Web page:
Tocqueville distinguishes between centralized government and centralized administration. By the former he means concentration of political power concerning matters that affect an entire nation, e.g. rule of law, foreign policy. By centralized administration he means concentration of power concerning local or regional business, majority of taxation, infrastructure and oversight of community organizations and schools. Centralized government he says is absolutely necessary to prosperous life in any nation. However, “centralized administration is fit only to enervate the nations in which it exists, by incessantly diminishing their local spirit.’
The idea is that as centralized administration of things that are of primarily local concern increases the ability of citizens to influence and therefore have a stake in administration decreases. Without perceived influence and participation local spirit or local pride decreases. The citizen becomes in his mind a subject, unable to influence the powers that affect his or her place and life.
The end result of this process of centralized administration is reduced participation and energy from the bulk of the population. Even though centralized administration might be able to do a ‘better job’ at some particular point in time on a particular issue than a decentralized administration, the very act of centralization will decrease the strength of the nation in the future, making the process unsustainable and undemocratic.
Lets take an example to illustrate, though Tocqueville does not give an illustration. At some point in the past there was a thriving local dairy economy in most placed in north america. It was decentralized. It was not unregulated, but it was not formally regulated for the most part and so it was regulated only by local market and local community. This situation meant that many people were involved in production of dairy products and many people had small influence in how that production was carried out. For the most part there were high quality products with few safety concerns.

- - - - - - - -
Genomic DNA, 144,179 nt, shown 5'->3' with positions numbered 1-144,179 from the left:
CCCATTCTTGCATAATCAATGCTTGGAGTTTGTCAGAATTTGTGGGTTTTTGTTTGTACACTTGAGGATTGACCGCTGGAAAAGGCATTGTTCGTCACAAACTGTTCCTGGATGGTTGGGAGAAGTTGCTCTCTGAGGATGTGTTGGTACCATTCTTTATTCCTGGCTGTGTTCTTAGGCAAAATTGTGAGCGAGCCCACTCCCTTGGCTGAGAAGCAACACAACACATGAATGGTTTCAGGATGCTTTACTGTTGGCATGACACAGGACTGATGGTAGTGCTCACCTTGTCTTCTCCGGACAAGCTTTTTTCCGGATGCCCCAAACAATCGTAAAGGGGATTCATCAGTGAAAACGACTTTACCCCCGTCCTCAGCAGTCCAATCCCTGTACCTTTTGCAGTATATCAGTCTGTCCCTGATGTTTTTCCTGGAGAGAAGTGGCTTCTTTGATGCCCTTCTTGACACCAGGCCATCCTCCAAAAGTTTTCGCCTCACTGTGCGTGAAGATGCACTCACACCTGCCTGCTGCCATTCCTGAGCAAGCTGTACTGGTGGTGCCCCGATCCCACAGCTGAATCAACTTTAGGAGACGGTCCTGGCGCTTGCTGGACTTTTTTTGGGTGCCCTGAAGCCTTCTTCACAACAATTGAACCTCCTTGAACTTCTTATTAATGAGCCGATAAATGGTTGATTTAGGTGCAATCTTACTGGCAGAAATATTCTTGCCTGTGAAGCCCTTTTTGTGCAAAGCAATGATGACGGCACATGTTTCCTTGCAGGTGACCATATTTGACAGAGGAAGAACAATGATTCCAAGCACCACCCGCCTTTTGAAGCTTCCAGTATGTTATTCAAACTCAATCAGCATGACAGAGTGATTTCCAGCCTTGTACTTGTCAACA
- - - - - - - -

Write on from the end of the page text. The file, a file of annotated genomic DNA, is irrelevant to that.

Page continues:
Centralized administration of dairy was put into effect to more efficiently eliminate the small number of safety problems. The result at first was similar high quality product with fewer safety problems. However, over time centralization caused more and more people to abandon their role in the system, whether in actual production or influencing production standards. At that point the centralized administration of dairy had to do everything on its own. Ultimately, this resulted in more safety concerns than the original, decentralized administration. Centralized administration hurt democracy and eroded the strength of the system over time.